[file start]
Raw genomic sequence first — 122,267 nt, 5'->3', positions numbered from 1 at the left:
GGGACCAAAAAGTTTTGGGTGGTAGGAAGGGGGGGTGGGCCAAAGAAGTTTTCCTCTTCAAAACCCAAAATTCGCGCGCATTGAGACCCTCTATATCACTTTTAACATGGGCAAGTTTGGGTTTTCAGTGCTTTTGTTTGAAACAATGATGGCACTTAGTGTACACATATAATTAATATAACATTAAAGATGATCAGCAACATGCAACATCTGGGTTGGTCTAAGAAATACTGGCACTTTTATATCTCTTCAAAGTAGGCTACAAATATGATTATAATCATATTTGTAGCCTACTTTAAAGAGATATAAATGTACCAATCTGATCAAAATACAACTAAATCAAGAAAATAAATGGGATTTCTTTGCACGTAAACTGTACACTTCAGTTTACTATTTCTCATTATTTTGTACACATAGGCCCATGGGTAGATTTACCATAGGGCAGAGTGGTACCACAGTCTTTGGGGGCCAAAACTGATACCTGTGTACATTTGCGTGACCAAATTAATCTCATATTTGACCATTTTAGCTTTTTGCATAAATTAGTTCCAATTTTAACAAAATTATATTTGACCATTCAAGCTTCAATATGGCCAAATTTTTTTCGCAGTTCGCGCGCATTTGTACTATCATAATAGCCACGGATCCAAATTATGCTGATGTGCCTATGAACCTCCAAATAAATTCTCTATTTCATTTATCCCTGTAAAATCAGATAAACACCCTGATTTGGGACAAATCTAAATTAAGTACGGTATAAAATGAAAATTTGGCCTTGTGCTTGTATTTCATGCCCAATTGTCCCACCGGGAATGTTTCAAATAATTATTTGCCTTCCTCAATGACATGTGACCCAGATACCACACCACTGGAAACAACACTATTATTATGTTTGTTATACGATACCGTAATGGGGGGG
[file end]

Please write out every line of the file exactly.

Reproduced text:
Raw genomic sequence first — 122,267 nt, 5'->3', positions numbered from 1 at the left:
GGGACCAAAAAGTTTTGGGTGGTAGGAAGGGGGGGTGGGCCAAAGAAGTTTTCCTCTTCAAAACCCAAAATTCGCGCGCATTGAGACCCTCTATATCACTTTTAACATGGGCAAGTTTGGGTTTTCAGTGCTTTTGTTTGAAACAATGATGGCACTTAGTGTACACATATAATTAATATAACATTAAAGATGATCAGCAACATGCAACATCTGGGTTGGTCTAAGAAATACTGGCACTTTTATATCTCTTCAAAGTAGGCTACAAATATGATTATAATCATATTTGTAGCCTACTTTAAAGAGATATAAATGTACCAATCTGATCAAAATACAACTAAATCAAGAAAATAAATGGGATTTCTTTGCACGTAAACTGTACACTTCAGTTTACTATTTCTCATTATTTTGTACACATAGGCCCATGGGTAGATTTACCATAGGGCAGAGTGGTACCACAGTCTTTGGGGGCCAAAACTGATACCTGTGTACATTTGCGTGACCAAATTAATCTCATATTTGACCATTTTAGCTTTTTGCATAAATTAGTTCCAATTTTAACAAAATTATATTTGACCATTCAAGCTTCAATATGGCCAAATTTTTTTCGCAGTTCGCGCGCATTTGTACTATCATAATAGCCACGGATCCAAATTATGCTGATGTGCCTATGAACCTCCAAATAAATTCTCTATTTCATTTATCCCTGTAAAATCAGATAAACACCCTGATTTGGGACAAATCTAAATTAAGTACGGTATAAAATGAAAATTTGGCCTTGTGCTTGTATTTCATGCCCAATTGTCCCACCGGGAATGTTTCAAATAATTATTTGCCTTCCTCAATGACATGTGACCCAGATACCACACCACTGGAAACAACACTATTATTATGTTTGTTATACGATACCGTAATGGGGGGG